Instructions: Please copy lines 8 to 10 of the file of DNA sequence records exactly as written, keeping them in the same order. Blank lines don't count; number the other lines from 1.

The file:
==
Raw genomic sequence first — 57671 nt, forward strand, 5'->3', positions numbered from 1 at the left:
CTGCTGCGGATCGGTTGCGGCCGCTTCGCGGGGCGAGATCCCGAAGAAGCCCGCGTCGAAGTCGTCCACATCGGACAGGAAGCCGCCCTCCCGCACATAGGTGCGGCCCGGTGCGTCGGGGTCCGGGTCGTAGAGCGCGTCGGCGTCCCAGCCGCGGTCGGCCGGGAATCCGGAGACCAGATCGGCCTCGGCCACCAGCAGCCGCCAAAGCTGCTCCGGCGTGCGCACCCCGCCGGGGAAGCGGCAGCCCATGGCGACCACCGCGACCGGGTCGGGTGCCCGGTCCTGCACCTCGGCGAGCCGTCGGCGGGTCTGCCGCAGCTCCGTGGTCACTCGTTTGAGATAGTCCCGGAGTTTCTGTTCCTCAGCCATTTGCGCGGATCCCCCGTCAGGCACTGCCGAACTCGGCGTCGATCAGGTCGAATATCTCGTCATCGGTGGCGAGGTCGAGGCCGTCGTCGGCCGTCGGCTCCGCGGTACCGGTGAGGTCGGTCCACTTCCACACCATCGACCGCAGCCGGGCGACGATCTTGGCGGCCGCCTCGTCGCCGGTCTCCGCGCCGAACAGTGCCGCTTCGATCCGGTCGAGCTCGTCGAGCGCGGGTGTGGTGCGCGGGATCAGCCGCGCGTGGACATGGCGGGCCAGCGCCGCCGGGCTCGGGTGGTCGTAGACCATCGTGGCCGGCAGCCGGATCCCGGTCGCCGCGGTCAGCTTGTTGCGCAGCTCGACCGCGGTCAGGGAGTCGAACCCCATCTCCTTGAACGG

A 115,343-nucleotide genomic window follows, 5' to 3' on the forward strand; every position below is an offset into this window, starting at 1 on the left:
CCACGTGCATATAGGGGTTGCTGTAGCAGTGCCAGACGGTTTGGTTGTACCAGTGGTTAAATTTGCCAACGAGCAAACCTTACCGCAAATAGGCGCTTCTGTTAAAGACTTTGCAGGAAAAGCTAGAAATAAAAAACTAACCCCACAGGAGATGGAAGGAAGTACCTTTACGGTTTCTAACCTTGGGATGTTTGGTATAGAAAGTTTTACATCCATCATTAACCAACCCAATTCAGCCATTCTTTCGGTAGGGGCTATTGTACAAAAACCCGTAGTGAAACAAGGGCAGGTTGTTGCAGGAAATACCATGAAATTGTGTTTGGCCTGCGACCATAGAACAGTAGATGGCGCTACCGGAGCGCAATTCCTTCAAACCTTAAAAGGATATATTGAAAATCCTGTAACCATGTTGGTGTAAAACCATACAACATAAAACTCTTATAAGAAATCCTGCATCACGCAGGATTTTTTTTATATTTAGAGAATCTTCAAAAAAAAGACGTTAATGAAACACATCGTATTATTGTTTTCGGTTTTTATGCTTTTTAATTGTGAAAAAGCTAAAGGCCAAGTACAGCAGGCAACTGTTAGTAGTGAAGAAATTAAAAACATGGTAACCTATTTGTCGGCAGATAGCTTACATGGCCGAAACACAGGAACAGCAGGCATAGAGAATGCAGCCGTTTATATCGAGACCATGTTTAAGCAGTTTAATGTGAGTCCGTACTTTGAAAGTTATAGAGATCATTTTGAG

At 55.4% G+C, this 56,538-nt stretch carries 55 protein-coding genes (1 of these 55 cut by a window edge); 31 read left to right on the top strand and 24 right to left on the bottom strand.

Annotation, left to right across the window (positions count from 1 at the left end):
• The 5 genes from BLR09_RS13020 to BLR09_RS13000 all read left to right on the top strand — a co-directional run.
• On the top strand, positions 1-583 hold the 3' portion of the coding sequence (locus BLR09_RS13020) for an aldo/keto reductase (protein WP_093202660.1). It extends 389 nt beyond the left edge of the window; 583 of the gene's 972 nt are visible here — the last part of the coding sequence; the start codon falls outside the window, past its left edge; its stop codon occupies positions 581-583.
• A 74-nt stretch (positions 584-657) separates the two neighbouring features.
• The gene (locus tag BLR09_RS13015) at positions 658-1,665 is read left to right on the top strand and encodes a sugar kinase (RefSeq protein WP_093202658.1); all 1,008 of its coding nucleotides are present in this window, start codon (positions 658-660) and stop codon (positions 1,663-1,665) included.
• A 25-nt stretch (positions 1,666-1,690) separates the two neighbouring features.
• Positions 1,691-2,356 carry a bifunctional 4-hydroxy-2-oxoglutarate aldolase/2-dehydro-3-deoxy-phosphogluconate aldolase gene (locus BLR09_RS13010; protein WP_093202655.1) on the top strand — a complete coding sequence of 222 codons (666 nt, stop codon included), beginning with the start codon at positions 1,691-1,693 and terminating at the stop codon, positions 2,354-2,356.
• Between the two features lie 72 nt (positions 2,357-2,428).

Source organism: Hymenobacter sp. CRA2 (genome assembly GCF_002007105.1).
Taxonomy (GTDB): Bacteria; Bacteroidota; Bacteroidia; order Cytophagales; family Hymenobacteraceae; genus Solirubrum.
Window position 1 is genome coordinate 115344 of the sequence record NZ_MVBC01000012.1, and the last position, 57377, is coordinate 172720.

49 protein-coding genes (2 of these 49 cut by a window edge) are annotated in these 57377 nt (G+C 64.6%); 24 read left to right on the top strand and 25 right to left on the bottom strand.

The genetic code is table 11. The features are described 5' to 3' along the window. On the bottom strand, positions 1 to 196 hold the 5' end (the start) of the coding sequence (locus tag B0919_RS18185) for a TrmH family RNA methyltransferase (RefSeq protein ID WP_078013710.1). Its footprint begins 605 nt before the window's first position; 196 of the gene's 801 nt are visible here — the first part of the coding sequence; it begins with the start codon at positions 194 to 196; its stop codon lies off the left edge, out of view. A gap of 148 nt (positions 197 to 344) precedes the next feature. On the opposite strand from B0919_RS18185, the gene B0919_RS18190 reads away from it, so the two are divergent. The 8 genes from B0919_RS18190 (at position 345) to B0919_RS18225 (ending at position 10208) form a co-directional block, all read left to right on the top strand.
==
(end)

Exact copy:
• On the top strand, positions 1-583 hold the 3' portion of the coding sequence (locus BLR09_RS13020) for an aldo/keto reductase (protein WP_093202660.1). It extends 389 nt beyond the left edge of the window; 583 of the gene's 972 nt are visible here — the last part of the coding sequence; the start codon falls outside the window, past its left edge; its stop codon occupies positions 581-583.
• A 74-nt stretch (positions 584-657) separates the two neighbouring features.
• The gene (locus tag BLR09_RS13015) at positions 658-1,665 is read left to right on the top strand and encodes a sugar kinase (RefSeq protein WP_093202658.1); all 1,008 of its coding nucleotides are present in this window, start codon (positions 658-660) and stop codon (positions 1,663-1,665) included.